Higgs Boson Revealed: Why This May Be One of the Most Important Events in Physics

On July 4 two independent collaborations announced the observation of a new particle which has properties consistent with what is known as the Higgs boson. European physicists at CERN — the European Center for Nuclear Research — began waiting outside of the auditorium at 10 p.m. the night before to get a seat for the historic seminar. By 7 a.m. the next morning there were hundreds of people in line. Those physicists who couldn't attend in-person gathered in groups at their respective institutions to watch the broadcast as it streamed live to the rest of the world. Each time spokespeople from the two organizations which ran the experiments — ATLAS and CMS — announced the significance of their findings, the room erupted in applause.

As two of the physicists who woke up early enough to get seats in the room, we can say that for us it was well worth waking up at 3 a.m., sitting outside until 7 a.m. and then barely making it through the door!


So why are physicists so excited?

The Higgs boson is the final piece of the Standard Model of particle physics, the most successful and accurate theory of particles and forces. Like the periodic table of elements, the Standard Model attempts to classify all the constituents of matter in the universe. It includes leptons (for example the electron) and quarks (which form protons and neutrons). It also includes particles which mediate forces between the quarks and leptons (like electromagnetism). The Higgs boson is thought to give mass to some of these particles while leaving others, like the photon, massless.

At the LHC, we smash protons together at very high energies because we want to produce and measure the properties of heavy particles which we wouldn't otherwise observe. These particles only exist fleetingly before decaying. The higher the energy of the accelerator, the heavier the particles we can produce. Since the LHC is the highest energy particle accelerator ever built, we can produce many more massive particles than any previous experiment.


The Higgs boson has been predicted by theorists because it solves the problem of “electroweak symmetry breaking.” Broken symmetry is actually something you have encountered before, just not by this name. For example, you have a ball at the top of a mountain. From the ball's point of view, the mountain is symmetric and all directions are the same. However, when you drop the ball it will roll in a particular direction. Once it has chosen a direction, the symmetry has been broken. The mountain is still symmetric by itself, but not from the ball's point of view. This is an example of a broken symmetry.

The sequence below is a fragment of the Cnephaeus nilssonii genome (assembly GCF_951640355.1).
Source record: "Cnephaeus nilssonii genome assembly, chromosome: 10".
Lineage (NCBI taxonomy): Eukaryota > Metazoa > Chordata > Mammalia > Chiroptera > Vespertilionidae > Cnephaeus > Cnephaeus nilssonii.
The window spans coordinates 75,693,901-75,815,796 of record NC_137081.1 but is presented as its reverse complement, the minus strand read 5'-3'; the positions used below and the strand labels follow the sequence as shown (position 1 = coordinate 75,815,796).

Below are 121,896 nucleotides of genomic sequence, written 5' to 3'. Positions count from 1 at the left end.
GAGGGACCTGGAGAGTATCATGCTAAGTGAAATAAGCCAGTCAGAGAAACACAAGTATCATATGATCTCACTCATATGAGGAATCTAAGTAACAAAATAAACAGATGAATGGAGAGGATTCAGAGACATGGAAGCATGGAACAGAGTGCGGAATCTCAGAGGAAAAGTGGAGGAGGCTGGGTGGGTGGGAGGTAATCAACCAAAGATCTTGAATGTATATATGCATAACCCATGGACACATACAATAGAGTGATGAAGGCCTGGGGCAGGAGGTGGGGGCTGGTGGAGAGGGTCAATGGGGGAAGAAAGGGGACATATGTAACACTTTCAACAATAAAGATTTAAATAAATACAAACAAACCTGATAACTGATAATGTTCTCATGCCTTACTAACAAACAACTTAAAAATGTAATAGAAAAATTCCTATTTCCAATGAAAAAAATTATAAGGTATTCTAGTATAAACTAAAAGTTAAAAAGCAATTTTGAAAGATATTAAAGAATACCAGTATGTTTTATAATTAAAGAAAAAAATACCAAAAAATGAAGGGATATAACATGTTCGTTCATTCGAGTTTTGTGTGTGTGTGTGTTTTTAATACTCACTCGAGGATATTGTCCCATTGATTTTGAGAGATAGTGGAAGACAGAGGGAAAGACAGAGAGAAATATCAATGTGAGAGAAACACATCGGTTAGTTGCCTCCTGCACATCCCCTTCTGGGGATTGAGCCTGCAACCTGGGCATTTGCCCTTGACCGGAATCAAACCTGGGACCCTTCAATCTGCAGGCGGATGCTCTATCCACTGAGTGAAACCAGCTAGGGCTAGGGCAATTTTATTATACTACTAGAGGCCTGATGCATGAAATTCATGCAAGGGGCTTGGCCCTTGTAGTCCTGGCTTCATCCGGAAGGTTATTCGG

So what does a ball rolling down a mountain have to do with the Higgs? To answer that question, let's look at a very basic property of matter in our universe: mass.

Why do particles in our universe have mass? The Higgs is like the ball in our example. When it rolls to one side of the “mountain”, it breaks a different kind of symmetry between two forces of nature, the weak force responsible for radioactive decay and the electromagnetic force. The particles which mediate the weak force become massive, and the photon which mediates the electromagnetic force does not.

The Higgs is one of the main reasons that the LHC was built, and finding it is something thousands of physicists have been working towards for decades. We do not yet know if the new particle we have observed is actually the Higgs or something more exotic with similar properties. Many other theories which may explain the shortcomings of the Standard Model (including phenomena such as dark matter) predict a similar particle. Much more work still needs to be done, but we have taken a large step towards understanding the fundamental structure of our world. It is a major accomplishment and reason for celebration.

How much do you trust the information in this article?

Clare Bernard

Clare Bernard graduated from Johns Hopkins University in 2009 with a double major in physics and math. She is now in a physics PhD program at Boston University. She lives in Geneva, Switzerland and works on the ATLAS detector at CERN. Specifically her research focuses on measuring the top quark differential cross-section and writing software for the muon trigger.

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